Hiking is good exercise and a great way to take in the Grand Canyon’s many dramatic views. However, it can be strenuous and is not necessarily an “anybody can do it” pursuit. So if you decide to hike in the Grand Canyon, make sure you’re in good health and bring the right equipment, such as the hiking poles used here.

Image Credit: Maridav / iStock.

10. … or you can ride a mule

Fans of The Brady Bunch will be delighted to know that riding mules through the Grand Canyon is not something that was just invented for the show. You can pretend to be Mike, Carol, or Alice the maid and get on a mule yourself and ride through this historic attraction. Mules are big, so if you have trouble climbing yours, you may need to use a ladder, as Florence Henderson did.

Image Credit: StudioBarcelona / iStock.

11. Let’s hear it for aerial views, too

The Grand Canyon has an unspoiled tranquility that invites the 21st century individual to abandon civilization and retreat to nature. Of course, that’s not for everybody, so if you like spending ridiculous amounts of money, consider taking a helicopter ride over it instead. 

Image Credit: William Wallace / iStock.

12. Top o’ the morning to you

Sunrise over the Grand Canyon is spectacular. That’s it. That’s all there is to say.

Image Credit: vwalakte / iStock.

13. Is Horseshoe Bend a part of the Grand Canyon?

The answer, technically speaking, is “it’s complicated.” It’s considered part of the Glen Canyon National Recreation Area, but the Colorado River flows through it and into the Grand Canyon. As the folks over at MaxTour.com put it, “Educated Answer: Defining the boundaries of the Grand Canyon and Glen Canyon is tricky business!”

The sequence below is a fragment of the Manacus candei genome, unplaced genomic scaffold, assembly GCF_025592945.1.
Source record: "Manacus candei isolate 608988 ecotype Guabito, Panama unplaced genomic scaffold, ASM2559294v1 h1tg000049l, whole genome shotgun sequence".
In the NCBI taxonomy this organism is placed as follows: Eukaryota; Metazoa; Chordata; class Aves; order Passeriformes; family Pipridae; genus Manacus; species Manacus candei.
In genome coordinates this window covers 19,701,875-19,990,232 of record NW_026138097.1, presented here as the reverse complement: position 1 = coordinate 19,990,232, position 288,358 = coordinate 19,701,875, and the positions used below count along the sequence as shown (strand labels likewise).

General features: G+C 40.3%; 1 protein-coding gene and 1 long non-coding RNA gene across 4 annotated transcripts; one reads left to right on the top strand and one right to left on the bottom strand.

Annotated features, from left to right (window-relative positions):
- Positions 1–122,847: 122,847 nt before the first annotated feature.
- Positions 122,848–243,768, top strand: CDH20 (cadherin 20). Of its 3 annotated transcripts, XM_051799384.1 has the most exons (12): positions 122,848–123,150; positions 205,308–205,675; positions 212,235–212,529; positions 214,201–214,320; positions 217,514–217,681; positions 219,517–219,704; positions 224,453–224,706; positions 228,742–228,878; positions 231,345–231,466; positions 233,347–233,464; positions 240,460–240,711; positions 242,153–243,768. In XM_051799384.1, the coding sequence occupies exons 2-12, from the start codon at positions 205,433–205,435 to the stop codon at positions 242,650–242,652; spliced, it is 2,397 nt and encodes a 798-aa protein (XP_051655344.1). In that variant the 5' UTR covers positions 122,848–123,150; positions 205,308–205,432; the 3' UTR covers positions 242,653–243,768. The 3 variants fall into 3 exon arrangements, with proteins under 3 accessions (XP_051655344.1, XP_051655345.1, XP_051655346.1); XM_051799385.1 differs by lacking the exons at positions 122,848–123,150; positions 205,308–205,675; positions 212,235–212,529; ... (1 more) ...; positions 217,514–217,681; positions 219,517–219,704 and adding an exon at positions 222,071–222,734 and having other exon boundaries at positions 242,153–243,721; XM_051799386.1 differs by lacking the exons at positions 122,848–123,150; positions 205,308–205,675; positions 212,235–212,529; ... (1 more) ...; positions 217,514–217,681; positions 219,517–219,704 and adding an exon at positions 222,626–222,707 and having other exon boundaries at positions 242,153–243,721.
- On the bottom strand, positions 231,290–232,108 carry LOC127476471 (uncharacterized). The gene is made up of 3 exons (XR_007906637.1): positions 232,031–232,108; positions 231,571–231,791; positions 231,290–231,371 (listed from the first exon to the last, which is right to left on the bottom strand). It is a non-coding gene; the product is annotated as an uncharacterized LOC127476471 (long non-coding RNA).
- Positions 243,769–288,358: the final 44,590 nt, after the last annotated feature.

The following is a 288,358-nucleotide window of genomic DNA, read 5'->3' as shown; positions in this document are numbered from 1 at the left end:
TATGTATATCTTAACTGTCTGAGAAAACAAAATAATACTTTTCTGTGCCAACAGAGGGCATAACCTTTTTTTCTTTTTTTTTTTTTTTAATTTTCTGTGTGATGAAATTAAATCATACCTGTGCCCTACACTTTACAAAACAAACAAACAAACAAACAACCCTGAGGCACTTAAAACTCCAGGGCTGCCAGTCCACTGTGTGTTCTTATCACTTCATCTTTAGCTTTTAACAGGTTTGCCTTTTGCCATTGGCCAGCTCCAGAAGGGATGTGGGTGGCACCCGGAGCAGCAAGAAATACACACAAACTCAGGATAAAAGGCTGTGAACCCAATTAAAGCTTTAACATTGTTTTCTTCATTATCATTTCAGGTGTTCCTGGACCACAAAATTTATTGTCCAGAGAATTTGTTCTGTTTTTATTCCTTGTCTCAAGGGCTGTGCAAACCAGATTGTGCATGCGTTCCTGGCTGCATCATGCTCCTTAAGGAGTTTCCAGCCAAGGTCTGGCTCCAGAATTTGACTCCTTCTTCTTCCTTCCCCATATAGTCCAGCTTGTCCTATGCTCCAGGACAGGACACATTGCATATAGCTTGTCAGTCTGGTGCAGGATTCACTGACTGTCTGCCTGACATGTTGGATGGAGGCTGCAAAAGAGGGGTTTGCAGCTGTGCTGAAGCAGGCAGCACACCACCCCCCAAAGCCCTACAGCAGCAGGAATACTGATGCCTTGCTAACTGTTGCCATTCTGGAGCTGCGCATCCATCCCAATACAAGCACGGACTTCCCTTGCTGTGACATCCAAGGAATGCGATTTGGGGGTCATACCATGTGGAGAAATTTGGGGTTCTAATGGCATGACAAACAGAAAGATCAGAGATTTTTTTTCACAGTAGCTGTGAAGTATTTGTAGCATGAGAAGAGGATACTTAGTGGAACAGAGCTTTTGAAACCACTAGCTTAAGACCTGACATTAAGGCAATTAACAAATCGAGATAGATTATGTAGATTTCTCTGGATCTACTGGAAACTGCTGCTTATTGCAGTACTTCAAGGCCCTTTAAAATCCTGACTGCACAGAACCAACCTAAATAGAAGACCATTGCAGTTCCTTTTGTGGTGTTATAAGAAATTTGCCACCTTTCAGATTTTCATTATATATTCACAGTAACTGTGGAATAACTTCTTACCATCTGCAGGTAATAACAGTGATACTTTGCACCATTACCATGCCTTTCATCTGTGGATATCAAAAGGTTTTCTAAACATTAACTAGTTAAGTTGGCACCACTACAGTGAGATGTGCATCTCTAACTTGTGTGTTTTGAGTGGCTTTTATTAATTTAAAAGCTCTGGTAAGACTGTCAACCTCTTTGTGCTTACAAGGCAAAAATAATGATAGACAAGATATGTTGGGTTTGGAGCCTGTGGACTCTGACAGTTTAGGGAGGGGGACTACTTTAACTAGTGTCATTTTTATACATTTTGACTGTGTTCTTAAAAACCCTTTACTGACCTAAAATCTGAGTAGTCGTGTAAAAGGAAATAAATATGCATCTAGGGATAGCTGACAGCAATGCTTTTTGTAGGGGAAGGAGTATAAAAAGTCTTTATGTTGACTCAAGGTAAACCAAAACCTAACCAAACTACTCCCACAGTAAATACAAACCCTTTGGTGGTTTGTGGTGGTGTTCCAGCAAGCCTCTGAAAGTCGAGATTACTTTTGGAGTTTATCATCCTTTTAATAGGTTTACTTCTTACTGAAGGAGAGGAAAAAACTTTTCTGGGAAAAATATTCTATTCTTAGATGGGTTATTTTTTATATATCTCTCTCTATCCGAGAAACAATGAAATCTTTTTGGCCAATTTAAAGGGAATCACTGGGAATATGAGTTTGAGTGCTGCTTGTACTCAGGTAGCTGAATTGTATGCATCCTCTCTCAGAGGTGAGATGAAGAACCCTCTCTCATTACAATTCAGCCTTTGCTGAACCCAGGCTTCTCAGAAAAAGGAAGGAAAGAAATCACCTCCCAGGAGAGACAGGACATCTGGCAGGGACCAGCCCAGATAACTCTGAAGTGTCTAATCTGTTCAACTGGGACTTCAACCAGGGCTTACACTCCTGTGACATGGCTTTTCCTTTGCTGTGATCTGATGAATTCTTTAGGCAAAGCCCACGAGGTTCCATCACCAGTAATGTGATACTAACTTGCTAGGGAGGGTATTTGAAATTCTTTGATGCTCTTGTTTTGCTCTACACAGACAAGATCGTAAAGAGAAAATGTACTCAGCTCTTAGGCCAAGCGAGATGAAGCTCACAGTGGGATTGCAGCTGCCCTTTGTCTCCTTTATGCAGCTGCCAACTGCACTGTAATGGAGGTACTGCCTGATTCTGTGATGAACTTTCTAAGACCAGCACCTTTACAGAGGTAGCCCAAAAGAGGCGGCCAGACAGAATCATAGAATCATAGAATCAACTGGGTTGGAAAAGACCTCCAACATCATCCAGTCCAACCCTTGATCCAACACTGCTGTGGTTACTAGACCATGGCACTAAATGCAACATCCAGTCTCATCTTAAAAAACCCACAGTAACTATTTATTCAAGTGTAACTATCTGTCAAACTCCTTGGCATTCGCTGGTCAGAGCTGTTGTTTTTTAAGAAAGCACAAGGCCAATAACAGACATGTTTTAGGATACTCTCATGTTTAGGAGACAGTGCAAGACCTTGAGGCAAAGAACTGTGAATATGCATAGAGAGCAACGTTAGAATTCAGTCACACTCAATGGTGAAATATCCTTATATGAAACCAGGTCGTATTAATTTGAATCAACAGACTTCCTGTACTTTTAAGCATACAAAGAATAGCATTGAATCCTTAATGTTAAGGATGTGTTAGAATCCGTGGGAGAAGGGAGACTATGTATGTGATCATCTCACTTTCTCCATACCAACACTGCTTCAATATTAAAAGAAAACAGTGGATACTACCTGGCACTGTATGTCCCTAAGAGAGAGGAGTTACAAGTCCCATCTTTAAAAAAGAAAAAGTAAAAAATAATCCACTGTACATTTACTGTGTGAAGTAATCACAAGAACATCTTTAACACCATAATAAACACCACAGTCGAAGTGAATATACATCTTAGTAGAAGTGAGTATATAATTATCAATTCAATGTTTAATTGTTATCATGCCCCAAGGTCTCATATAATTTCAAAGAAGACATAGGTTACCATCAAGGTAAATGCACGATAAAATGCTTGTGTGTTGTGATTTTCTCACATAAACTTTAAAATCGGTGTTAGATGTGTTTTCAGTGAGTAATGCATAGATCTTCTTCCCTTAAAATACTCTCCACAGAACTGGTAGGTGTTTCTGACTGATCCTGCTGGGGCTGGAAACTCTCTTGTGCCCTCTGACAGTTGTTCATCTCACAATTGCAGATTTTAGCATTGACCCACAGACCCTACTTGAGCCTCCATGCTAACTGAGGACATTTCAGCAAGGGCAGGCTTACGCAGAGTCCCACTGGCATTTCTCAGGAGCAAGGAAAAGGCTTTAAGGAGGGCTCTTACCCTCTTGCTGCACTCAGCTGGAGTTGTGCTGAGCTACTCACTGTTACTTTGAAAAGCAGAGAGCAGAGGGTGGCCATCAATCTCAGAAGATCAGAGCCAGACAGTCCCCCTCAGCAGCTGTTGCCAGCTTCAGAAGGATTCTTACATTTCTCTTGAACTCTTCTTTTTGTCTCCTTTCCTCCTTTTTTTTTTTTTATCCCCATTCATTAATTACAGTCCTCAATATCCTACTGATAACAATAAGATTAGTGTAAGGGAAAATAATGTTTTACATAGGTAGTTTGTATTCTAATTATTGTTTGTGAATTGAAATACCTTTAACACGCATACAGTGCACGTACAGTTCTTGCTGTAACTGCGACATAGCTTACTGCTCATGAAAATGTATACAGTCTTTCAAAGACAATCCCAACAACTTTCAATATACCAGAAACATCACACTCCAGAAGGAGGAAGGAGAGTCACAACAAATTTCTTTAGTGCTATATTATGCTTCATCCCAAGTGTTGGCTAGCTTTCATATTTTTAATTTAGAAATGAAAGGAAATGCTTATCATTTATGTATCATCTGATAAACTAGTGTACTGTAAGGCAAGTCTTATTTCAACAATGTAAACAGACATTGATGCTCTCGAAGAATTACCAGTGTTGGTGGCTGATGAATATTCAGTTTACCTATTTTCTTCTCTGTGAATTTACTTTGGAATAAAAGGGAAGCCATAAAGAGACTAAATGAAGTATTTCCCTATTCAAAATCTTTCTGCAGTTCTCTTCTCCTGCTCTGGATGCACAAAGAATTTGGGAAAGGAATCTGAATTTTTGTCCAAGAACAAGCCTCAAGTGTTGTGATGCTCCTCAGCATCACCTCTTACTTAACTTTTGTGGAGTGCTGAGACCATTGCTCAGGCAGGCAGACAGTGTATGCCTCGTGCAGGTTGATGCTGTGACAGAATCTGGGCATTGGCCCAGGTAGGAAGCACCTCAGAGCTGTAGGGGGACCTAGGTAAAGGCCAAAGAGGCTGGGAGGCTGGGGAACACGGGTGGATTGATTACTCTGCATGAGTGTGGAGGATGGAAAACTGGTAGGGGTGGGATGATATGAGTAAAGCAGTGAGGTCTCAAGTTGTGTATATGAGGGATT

So while it may be more accurate to say that Horseshoe Bend is “Grand Canyon-adjacent,” it’s a unique attraction that Grand Canyon visitors can fit in with just a small detour when traveling from rim to rim.

Image Credit: ronnybas / iStock.

14. Speaking of Horseshoe Bend…

It’s worth visiting in the winter, and the sunsets are once-in-a-lifetime sights. If you happen to be visiting the Grand Canyon at the right time of year and can fit it into your schedule, make a point of going to see it.

Image Credit: mauhorng / iStock.

15. Spectacular multicolored sunrises

In our everyday lives, the morning is a time to hit the snooze button (repeatedly) and chug coffee while cursing one’s workaday fate. In the Grand Canyon, you won’t mind getting up early, even if it’s only to see what kind of patterns the sunrise is giving to onlookers today.

Image Credit: John Morrison / iStock.

16. You don’t look a day over 5 million years old

Geologists aren’t sure how old the Grand Canyon is, but they all agree that it’s millions of years old. All the proof you need to see is in this photo, which shows the effect of millions of years on the landscape.

Image Credit: VitalyEdush / iStock.

17. Fill it to the rim

The views from the Southern Rim of the Grand Canyon are sweeping and the colors change throughout the day as the sun and clouds work their magic on the landscape below.

Image Credit: Eisenlohr / iStock.

18. Actually, every view is a stunner

If there’s a bad spot to take pictures from at the Grand Canyon, we don’t know about it. This photo was taken from Hopi Point, and if it doesn’t make you want to find out how much a ticket is to the closest airport, we can’t help you.

Image Credit: ventdusud / iStock.

19. The occasional man-made structure